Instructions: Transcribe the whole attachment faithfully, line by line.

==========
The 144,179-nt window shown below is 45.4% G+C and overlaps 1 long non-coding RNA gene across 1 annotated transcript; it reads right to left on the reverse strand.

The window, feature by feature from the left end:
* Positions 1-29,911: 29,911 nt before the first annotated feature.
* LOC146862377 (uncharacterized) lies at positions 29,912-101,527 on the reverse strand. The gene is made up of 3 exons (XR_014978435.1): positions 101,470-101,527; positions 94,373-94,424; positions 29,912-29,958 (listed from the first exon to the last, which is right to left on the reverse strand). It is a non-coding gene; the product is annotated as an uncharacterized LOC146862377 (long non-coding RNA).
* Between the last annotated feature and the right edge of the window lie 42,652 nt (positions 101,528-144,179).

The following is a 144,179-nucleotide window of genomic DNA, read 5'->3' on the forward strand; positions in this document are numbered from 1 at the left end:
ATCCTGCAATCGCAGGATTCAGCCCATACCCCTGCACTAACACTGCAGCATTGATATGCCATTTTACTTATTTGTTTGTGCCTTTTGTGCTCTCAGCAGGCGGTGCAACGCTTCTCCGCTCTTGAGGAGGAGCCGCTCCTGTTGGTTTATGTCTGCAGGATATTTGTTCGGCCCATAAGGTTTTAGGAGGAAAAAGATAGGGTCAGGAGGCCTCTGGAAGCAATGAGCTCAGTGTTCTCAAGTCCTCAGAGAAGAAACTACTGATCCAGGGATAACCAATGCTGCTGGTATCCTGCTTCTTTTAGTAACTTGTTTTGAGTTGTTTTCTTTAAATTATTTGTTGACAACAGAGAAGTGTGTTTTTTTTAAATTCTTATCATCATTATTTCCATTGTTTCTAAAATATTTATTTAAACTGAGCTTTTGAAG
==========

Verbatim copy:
The 144,179-nt window shown below is 45.4% G+C and overlaps 1 long non-coding RNA gene across 1 annotated transcript; it reads right to left on the reverse strand.

The window, feature by feature from the left end:
* Positions 1-29,911: 29,911 nt before the first annotated feature.
* LOC146862377 (uncharacterized) lies at positions 29,912-101,527 on the reverse strand. The gene is made up of 3 exons (XR_014978435.1): positions 101,470-101,527; positions 94,373-94,424; positions 29,912-29,958 (listed from the first exon to the last, which is right to left on the reverse strand). It is a non-coding gene; the product is annotated as an uncharacterized LOC146862377 (long non-coding RNA).
* Between the last annotated feature and the right edge of the window lie 42,652 nt (positions 101,528-144,179).

The following is a 144,179-nucleotide window of genomic DNA, read 5'->3' on the forward strand; positions in this document are numbered from 1 at the left end:
ATCCTGCAATCGCAGGATTCAGCCCATACCCCTGCACTAACACTGCAGCATTGATATGCCATTTTACTTATTTGTTTGTGCCTTTTGTGCTCTCAGCAGGCGGTGCAACGCTTCTCCGCTCTTGAGGAGGAGCCGCTCCTGTTGGTTTATGTCTGCAGGATATTTGTTCGGCCCATAAGGTTTTAGGAGGAAAAAGATAGGGTCAGGAGGCCTCTGGAAGCAATGAGCTCAGTGTTCTCAAGTCCTCAGAGAAGAAACTACTGATCCAGGGATAACCAATGCTGCTGGTATCCTGCTTCTTTTAGTAACTTGTTTTGAGTTGTTTTCTTTAAATTATTTGTTGACAACAGAGAAGTGTGTTTTTTTTAAATTCTTATCATCATTATTTCCATTGTTTCTAAAATATTTATTTAAACTGAGCTTTTGAAG